Gleichgewicht Macht Frei

I’m stuck in a loop. 
Each time it begins, I am running along the Victorian path between Exeter Central and Northernhay Gardens, towards a gate at Auschwitz-Birkenau. There’s someone I have to find, a Canadian called T that I went to school with in the 80s. He was born at the gates of Auschwitz, and if I can return him there, it will close the loop. 
I ask for him at the gates of the camp. A German guard calls for him, and a one legged figure, missing an arm, using a crutch, swings his way toward me through the morning mist. 
We talk. His shaved head and striped uniform distract me. Yes, he was born here. He shows me the exact spot, beneath the gates proclaiming “Work Will Set You Free”, and he vanishes, shrinking to a pinpoint of light, before the loop begins again. 
Only this time it is different. The camp is unmanned, empty. Instead, groups of people follow behind me on the path. I call T’s name, and up he runs, long legs and hair, smartly dressed, no limbs missing. This is the loop I’d like to close, where he is whole, and the death camp of work has no more victims. We enter the gates. Nothing happens. T says he knows the answer. He must adjust the gas flow, to fix the loop. A section of ground rises up. T busies himself with adjusting a huge gas pipe installation. I hear a clicking, and he is engulfed in flames. He kneels as the flames writhe around him. No screaming. Submission to this fate. I shout for someone to help him. I try to call a fire engine, but my touchscreen phone will not respond.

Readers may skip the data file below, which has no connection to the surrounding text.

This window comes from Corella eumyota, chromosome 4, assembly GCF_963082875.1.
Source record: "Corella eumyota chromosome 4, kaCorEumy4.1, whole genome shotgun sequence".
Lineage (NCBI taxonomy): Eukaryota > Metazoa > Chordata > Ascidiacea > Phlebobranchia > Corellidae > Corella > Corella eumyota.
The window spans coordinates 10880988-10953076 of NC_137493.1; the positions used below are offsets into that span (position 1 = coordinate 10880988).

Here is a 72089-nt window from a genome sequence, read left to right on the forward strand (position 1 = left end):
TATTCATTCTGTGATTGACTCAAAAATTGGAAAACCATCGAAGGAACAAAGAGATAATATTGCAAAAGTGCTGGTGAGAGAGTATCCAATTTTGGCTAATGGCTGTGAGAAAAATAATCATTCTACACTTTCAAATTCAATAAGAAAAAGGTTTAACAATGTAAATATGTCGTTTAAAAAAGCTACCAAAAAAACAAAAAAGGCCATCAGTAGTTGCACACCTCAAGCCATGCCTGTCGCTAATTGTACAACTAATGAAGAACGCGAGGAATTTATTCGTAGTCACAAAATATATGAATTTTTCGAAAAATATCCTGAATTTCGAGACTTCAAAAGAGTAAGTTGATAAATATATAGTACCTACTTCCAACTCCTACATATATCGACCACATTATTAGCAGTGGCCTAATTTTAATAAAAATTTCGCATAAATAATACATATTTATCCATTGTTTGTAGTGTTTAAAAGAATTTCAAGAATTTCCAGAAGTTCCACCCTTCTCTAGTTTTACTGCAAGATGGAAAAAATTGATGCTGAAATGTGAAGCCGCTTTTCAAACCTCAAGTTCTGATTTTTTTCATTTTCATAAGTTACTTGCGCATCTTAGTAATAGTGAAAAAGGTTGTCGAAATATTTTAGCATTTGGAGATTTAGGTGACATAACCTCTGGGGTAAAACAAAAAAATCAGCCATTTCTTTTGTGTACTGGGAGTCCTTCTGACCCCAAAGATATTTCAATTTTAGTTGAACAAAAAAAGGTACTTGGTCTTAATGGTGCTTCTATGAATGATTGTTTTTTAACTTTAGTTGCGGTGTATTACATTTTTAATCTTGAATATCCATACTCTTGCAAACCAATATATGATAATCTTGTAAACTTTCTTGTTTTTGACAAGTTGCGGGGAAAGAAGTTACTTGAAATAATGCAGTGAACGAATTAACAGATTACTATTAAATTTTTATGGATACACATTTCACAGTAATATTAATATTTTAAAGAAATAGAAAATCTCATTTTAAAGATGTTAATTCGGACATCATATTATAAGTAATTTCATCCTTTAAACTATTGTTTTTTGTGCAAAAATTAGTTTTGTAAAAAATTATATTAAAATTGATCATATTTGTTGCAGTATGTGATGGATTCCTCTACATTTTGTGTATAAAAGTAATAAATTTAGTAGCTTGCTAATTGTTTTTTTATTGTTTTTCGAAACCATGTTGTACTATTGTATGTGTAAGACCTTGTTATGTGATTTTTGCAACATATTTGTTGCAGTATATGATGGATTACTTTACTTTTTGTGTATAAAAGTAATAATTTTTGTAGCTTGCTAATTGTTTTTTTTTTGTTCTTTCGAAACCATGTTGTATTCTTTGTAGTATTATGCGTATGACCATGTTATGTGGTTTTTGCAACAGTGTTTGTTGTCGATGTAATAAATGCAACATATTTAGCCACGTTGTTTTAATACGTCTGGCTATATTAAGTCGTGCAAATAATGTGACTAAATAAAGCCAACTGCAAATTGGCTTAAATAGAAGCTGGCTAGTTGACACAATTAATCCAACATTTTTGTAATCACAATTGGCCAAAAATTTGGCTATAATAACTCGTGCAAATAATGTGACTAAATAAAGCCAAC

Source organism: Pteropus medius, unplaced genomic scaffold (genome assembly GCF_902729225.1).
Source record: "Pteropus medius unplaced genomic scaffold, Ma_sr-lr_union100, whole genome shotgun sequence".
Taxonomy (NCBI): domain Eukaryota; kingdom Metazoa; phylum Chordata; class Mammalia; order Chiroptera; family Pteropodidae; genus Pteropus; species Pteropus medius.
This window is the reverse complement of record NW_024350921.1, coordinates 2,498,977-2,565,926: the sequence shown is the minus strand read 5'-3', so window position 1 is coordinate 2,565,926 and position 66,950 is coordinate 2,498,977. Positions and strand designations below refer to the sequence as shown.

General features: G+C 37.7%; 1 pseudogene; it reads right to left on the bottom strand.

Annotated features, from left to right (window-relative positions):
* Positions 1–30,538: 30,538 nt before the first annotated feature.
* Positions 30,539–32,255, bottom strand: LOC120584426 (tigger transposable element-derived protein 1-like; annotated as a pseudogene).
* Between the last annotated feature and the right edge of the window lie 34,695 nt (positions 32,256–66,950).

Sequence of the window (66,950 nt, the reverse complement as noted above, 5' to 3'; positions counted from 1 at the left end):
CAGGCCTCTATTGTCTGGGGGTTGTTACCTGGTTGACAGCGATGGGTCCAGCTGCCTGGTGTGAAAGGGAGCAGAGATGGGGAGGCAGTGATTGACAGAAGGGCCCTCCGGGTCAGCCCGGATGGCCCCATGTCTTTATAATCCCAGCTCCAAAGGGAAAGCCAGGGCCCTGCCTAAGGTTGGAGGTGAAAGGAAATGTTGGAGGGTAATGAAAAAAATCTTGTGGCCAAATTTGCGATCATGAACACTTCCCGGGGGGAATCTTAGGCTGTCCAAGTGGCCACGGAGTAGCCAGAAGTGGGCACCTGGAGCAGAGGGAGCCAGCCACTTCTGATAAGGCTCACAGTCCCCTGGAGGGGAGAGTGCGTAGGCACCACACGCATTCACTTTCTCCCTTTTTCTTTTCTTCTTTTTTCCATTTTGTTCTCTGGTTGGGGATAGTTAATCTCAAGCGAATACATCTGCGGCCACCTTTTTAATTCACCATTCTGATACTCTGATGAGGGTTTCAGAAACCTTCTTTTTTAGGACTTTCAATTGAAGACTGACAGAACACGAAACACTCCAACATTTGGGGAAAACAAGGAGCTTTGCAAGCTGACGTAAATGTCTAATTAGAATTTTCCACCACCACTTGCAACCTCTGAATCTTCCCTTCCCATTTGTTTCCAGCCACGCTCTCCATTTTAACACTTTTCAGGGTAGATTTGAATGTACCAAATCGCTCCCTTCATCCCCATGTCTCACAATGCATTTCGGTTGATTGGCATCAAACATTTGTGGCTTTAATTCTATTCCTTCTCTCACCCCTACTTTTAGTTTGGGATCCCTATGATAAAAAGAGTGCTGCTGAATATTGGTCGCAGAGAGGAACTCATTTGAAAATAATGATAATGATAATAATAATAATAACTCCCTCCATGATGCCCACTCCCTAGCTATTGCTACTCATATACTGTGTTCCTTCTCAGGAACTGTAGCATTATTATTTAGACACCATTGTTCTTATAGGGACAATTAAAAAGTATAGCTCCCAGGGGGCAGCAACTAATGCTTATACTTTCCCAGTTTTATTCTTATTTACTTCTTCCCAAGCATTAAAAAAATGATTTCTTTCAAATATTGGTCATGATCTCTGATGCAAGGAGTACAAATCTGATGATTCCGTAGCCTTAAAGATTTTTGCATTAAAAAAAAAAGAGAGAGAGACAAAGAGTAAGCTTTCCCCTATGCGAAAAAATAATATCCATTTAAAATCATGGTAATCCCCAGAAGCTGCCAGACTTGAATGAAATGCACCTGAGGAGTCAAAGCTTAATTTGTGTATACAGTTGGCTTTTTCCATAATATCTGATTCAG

He falls to the side, dead, a pinpoint of light. 
The loop begins again. I’m in a Victorian furnished office at work. I kneel on the carpet, T sits in the window, and my boss is looking unsure where to start his explanation. He lets me explain what’s happening in the loop to T. And T agrees that he’d prefer a loop with himself, and work, both intact. 
The loop restarts. 
We try again. 
To find the answer. 
That brings work, life and death together. 
A way that won’t disable, won’t hurt, won’t kill. 
A balancing loop. 
My new life’s work. 


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